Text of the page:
In an effort to reduce the number of car crashes and resulting deaths, the U.S. Transportation Department has proposed that cars should be able to “talk” with each other, exchanging information from up to 300 meters away.
Using short-range wireless technology, the proposed vehicle-to-vehicle communication technology should help give drivers 360-degree information regarding surrounding traffic, mapping the area around the vehicle. While some auto manufacturers have already been testing such technologies, the 400-page proposal is said to be reviewed by The Alliance of Automobile Manufacturers for similarities between what’s already being developed.
“Today’s announcement is another step in our continuing effort to improve safety and advanced innovation,” said Transportation Secretary Anthony Foxx. “What V2V does is give drivers 360-degree awareness to avoid collisions.”
The move, which could reduce the severity of car crashes by up to 80 percent, comes as the U.S. National Highway Traffic Safety Administration (NHTSA) said traffic deaths jumped 10.4 percent in the first half of 2016. The proposal also advises that data exchanged between vehicles should be updated up to 10 times per second to identify and assess risks to avoid crashes.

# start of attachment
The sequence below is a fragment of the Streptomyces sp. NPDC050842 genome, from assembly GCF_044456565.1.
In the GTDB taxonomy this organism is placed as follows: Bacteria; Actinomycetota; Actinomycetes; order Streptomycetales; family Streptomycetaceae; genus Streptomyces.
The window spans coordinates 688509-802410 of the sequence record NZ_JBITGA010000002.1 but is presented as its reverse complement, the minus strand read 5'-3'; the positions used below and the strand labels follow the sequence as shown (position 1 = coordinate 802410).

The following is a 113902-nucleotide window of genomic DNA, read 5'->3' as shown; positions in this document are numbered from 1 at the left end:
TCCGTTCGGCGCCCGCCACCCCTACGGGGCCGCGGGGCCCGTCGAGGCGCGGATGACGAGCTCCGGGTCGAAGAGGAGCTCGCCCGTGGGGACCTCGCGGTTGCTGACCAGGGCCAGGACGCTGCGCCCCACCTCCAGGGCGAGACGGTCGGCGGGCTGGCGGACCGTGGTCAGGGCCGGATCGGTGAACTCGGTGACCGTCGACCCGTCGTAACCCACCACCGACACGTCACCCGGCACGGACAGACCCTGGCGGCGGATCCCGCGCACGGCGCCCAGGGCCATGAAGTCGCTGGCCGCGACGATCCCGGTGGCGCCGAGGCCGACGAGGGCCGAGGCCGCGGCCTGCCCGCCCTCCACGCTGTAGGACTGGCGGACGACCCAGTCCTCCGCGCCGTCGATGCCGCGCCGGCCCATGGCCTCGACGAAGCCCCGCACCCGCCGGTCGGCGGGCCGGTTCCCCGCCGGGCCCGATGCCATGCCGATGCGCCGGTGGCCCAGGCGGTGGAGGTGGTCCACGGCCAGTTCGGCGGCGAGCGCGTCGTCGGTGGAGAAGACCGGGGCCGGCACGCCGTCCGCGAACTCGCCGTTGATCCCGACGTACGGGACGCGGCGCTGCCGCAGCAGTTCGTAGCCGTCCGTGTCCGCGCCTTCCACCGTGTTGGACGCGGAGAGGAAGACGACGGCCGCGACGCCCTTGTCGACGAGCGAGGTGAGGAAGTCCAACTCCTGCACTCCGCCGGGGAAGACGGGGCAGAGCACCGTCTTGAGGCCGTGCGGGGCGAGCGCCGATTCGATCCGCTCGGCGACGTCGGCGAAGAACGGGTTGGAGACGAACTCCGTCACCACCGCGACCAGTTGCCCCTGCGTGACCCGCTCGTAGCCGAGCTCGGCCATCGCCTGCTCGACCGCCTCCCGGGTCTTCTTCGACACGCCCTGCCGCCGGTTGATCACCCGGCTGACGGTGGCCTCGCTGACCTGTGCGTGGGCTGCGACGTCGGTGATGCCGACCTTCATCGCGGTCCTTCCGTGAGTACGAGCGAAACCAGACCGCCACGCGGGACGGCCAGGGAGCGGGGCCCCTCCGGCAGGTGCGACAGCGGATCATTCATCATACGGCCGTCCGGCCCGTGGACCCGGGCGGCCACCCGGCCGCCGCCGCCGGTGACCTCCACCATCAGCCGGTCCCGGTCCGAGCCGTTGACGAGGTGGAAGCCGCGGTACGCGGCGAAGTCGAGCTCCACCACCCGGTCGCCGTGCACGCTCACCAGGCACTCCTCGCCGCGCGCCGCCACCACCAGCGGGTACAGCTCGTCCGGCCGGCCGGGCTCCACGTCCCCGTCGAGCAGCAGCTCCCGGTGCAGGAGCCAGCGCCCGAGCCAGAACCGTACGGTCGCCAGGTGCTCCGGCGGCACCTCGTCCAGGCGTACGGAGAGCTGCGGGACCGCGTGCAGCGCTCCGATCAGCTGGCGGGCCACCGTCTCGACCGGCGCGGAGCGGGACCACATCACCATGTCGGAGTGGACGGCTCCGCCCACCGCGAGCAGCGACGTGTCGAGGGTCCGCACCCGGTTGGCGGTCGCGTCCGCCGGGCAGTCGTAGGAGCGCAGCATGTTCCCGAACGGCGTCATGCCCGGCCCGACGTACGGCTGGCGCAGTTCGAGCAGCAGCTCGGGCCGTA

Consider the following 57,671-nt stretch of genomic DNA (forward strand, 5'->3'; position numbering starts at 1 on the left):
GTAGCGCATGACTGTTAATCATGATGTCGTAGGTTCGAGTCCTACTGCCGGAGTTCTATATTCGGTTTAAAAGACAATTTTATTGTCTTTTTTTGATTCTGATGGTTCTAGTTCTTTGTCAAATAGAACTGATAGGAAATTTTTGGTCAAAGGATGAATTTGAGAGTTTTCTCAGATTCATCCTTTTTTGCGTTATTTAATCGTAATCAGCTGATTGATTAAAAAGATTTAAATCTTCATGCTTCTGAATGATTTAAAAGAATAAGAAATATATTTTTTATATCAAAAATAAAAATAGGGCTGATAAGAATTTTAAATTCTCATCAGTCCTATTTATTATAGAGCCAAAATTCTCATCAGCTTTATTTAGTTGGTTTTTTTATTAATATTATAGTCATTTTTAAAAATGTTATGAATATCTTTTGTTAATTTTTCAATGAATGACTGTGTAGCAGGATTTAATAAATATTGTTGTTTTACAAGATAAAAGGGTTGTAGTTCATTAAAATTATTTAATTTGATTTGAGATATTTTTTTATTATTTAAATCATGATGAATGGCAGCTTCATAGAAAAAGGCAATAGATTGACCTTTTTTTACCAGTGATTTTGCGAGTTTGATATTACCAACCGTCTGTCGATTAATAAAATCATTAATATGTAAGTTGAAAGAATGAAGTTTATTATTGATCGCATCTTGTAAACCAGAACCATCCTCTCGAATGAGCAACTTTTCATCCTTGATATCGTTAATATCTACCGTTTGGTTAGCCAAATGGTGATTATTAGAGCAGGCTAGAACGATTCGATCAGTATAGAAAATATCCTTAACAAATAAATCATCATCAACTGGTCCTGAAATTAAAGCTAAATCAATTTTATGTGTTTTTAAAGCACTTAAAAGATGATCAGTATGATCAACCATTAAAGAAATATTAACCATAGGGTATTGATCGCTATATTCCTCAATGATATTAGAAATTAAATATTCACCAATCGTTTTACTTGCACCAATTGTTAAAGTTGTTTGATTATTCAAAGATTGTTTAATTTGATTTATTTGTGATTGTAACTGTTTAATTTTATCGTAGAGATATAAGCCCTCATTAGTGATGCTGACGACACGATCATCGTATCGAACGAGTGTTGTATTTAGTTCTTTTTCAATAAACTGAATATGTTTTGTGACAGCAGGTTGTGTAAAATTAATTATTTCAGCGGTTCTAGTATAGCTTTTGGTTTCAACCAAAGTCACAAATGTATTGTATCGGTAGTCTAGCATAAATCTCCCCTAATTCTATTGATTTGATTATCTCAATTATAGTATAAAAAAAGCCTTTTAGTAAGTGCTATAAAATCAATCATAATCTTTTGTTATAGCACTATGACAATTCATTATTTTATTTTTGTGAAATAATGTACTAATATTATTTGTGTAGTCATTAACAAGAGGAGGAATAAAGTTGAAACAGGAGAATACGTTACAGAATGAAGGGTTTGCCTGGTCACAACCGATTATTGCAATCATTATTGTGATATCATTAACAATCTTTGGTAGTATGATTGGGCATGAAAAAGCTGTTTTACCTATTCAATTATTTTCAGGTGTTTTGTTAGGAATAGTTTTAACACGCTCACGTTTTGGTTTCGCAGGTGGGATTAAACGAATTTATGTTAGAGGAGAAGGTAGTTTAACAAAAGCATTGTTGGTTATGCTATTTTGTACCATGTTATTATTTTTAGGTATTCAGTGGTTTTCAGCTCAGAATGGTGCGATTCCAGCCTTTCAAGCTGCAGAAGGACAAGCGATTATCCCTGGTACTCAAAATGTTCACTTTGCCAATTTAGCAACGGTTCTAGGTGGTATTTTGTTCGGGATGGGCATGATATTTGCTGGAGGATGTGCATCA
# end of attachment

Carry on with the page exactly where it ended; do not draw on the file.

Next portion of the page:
“V2V systems can provide another form of information about other vehicles or road hazards at greater distances and around corners,” according to The Alliance of Automobile Manufacturers.
The great potential in terms of traffic safety, enhanced by vehicle-to-infrastructure technology, would significantly reduce the seriousness of accidents where alcohol is not a factor. Intersections and lane changing are probably two maneuvers that will become safer.
“From a safety perspective, this is a no brainer,” said Foxx.
Public comment on the submitted proposal will be accepted for 90 days, and a series of guidelines for vehicle-to-infrastructure connectivity will be issued soon after.